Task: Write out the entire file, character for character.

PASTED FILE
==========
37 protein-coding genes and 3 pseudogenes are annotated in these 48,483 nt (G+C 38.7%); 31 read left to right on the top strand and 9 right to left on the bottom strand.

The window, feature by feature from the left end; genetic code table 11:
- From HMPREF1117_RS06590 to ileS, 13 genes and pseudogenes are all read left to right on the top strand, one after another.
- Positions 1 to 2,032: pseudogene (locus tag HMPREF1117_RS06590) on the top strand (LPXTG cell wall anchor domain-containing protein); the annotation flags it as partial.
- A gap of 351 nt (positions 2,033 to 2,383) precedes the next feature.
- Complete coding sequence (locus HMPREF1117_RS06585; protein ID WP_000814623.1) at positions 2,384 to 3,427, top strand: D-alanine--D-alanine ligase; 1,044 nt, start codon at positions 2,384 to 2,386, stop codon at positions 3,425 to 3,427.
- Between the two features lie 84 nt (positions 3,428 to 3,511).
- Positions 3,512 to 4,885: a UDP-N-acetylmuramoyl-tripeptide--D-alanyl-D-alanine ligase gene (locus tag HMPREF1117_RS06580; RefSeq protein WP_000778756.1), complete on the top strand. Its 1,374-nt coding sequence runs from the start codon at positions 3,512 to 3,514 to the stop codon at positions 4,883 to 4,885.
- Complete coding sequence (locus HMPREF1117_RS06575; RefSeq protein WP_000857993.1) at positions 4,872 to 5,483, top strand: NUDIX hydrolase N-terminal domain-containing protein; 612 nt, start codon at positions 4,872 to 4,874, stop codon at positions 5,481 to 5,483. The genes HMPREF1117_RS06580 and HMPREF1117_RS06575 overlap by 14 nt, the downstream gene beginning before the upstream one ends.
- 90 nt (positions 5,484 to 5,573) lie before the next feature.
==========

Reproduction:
37 protein-coding genes and 3 pseudogenes are annotated in these 48,483 nt (G+C 38.7%); 31 read left to right on the top strand and 9 right to left on the bottom strand.

The window, feature by feature from the left end; genetic code table 11:
- From HMPREF1117_RS06590 to ileS, 13 genes and pseudogenes are all read left to right on the top strand, one after another.
- Positions 1 to 2,032: pseudogene (locus tag HMPREF1117_RS06590) on the top strand (LPXTG cell wall anchor domain-containing protein); the annotation flags it as partial.
- A gap of 351 nt (positions 2,033 to 2,383) precedes the next feature.
- Complete coding sequence (locus HMPREF1117_RS06585; protein ID WP_000814623.1) at positions 2,384 to 3,427, top strand: D-alanine--D-alanine ligase; 1,044 nt, start codon at positions 2,384 to 2,386, stop codon at positions 3,425 to 3,427.
- Between the two features lie 84 nt (positions 3,428 to 3,511).
- Positions 3,512 to 4,885: a UDP-N-acetylmuramoyl-tripeptide--D-alanyl-D-alanine ligase gene (locus tag HMPREF1117_RS06580; RefSeq protein WP_000778756.1), complete on the top strand. Its 1,374-nt coding sequence runs from the start codon at positions 3,512 to 3,514 to the stop codon at positions 4,883 to 4,885.
- Complete coding sequence (locus HMPREF1117_RS06575; RefSeq protein WP_000857993.1) at positions 4,872 to 5,483, top strand: NUDIX hydrolase N-terminal domain-containing protein; 612 nt, start codon at positions 4,872 to 4,874, stop codon at positions 5,481 to 5,483. The genes HMPREF1117_RS06580 and HMPREF1117_RS06575 overlap by 14 nt, the downstream gene beginning before the upstream one ends.
- 90 nt (positions 5,484 to 5,573) lie before the next feature.